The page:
What’s Next for Connecticut’s Economy?
Economists speaking Jan. 5 at the annual Economic Summit + Outlook sponsored by CBIA and the MetroHartford Alliance agreed the national and global economies will flourish in 2018.
But the concern for the experts was whether that success will trickle down to Connecticut.
“2018 is going to be a really strong year,” said Ball, director of Quinnipiac’s Central European Institute.
“Ten years ago, we were talking about the new normal being this high-unemployment, low-growth world we were going to be living in for a long time.
“But it’s a steamroller now and it will continue to be. As the rest of the global economy picks up, that just drives it even more.
“It’s really reinforcing itself right now . . . It’s amazing.”
Coleman, a professor of finance at the Barney School of Business, cited the Trump administration’s relaxed regulatory climate, the recently passed federal tax bill, and “the awakening of the European economy” as three factors fueling the national and global economies.
“From a national perspective, we’re really at quite a unique point,” Coleman said.
“It’s as if all these things have come together in a perfect storm of good things that are going to turbocharge us into 2018,” Coleman said.
“Normally, we would expect the other shoe to drop about now but it’s not looking like that’s going to happen.”
Even Ball said he was mystified as to all the reasons for the chugging global economy.
“There’s still an unknown element driving positive expectations and growth,” he said.
Seven-plus years after the year of the recession, economic growth has expanded in the most of the country and the region.
Connecticut’s economy, however, continues to struggle, with the state yet to recover all jobs lost during the 2008-2010 economic downturn.
“Connecticut’s economy has been dragged along by the federal economy,” Gioia said.
“It’s not powering itself.”
The economists predicted Connecticut’s economy will grow in 2018 but not to the extent of the region and the country.
Connecticut's economy has been dragged along by the U.S. economy. It's not powering itself.
"There has been some growth in some areas," she said. "Financial services have seen a little bit of a pickup. We've seen job growth in different pockets, but no good signs."
"It's still tough here," Ball said. "But we have a lot of innovation and innovative start-up areas that are pretty exciting."
In fact, writing this month in The Connecticut Economic Digest, a state publication, DeJonge anticipates "modest growth," but nothing like other states will experience.
She said population loss is hurting Connecticut's economic potential, while panelists agreed that immigration reform could cause further damage to the state's economy.
"We must encourage educated people to stay and work in this country," Gioia said.
"It boggles my mind that we can bring these people over here, train them and educate them. They, in many cases, want to work here.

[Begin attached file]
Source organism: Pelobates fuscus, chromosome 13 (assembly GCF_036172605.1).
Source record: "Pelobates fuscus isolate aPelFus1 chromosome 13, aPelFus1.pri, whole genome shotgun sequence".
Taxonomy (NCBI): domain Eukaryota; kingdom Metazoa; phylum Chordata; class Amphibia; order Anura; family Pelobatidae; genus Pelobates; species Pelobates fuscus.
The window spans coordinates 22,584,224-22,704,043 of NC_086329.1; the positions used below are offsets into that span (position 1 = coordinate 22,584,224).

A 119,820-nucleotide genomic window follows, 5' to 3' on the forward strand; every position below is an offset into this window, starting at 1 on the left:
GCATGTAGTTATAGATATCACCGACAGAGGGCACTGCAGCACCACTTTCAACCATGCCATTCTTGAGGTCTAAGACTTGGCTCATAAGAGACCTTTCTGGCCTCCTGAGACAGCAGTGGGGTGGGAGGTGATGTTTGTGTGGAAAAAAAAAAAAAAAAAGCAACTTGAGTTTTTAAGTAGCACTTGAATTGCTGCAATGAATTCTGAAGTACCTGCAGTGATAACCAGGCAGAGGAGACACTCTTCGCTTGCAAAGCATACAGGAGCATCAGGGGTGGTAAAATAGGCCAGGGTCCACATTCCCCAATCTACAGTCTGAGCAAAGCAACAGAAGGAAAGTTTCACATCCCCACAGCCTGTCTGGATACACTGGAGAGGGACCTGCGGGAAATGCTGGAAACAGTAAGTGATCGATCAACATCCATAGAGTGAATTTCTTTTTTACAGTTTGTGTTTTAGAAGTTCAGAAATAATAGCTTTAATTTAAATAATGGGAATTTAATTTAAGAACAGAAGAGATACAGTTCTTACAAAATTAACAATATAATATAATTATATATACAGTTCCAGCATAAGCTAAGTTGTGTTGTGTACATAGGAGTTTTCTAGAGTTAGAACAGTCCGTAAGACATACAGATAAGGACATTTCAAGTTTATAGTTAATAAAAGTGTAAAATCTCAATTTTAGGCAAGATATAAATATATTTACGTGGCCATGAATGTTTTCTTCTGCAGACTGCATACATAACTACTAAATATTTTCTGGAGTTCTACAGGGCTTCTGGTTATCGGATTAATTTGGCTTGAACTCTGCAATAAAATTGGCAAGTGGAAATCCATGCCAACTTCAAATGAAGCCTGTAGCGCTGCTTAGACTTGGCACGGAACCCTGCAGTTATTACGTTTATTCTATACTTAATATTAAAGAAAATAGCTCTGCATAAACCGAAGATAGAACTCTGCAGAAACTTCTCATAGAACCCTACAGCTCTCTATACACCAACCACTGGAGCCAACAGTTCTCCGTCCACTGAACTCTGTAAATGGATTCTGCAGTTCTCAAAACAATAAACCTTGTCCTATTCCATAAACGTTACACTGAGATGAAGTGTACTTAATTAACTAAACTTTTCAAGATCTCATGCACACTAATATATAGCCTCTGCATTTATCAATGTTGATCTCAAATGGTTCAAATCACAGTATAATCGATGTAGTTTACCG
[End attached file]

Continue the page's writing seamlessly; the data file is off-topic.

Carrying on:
"But what do we do? We kick them out. That's insane."
"The growth that we've had in Connecticut is because of immigration—immigrants coming here to work," DeJonge said.
"If we change those policies to limit those possibilities, that would be detrimental to Connecticut’s economy."
The panelists also agreed that while Connecticut could benefit from any additional defense spending, several global issues could dampen the economic boom, including North Korea, ISIS, Iran, and the Middle East.
"Unrest in Iran and the situation with North Korea may not have an immediate effect on the Connecticut economy because most of its exports are to western Europe," DeJonge said.
"However, unrest in either of these areas could affect the national economy and trickle down to Connecticut."
Connecticut companies are stepping up to attract, train, and retain workers. That really is a positive thing.
"The biggest question marks are in trade and how we may back away from trade agreements," he said.
"If we do move to a more isolationist approach . . . it has long-term, negative consequences."
Federal Tax Bill
The panelists also expressed concern that the new federal tax bill could hurt Connecticut.
Ball said the tax overhaul will harm the state because people will move out.
Coleman said that while the tax bill may not hurt people living in Connecticut, it could create the optics that the bill is causing harm, which could discourage others from moving here.
She also warned that "tax bills always have unintended consequences, not all of which are positive," and wondered if the continued polarization among members of Congress will hamper economic growth.
Gioia agreed on the need for members of Congress to work together, noting the personal relationship between former President Reagan and then-Speaker of the House Thomas "Tip" O'Neill.
"Policywise, they were polar opposites. But they were friends, which enabled them to compromise on several issues," Gioia said.
"Interaction and civility are sorely needed."
Despite the reality of Connecticut's economy, the panelists saw some positive signs.
Gioia said most manufacturers he speaks with say they are doing well, although he said state lawmakers must do something to address the thousands of job openings Connecticut manufacturers need to fill.
Coleman said that when she speaks with her graduates now in the working world, they are far more enthusiastic about and engaged in their professions than students 10 years ago.
And that, to her, is a sign of improvement.
"I'm seeing how companies in Connecticut are stepping up to attract, train, and retain workers," she said.
"They are developed, mentored, and shown a career path. All these things create an exciting workplace and encourage them to stay in Connecticut.
"That really is a positive thing."
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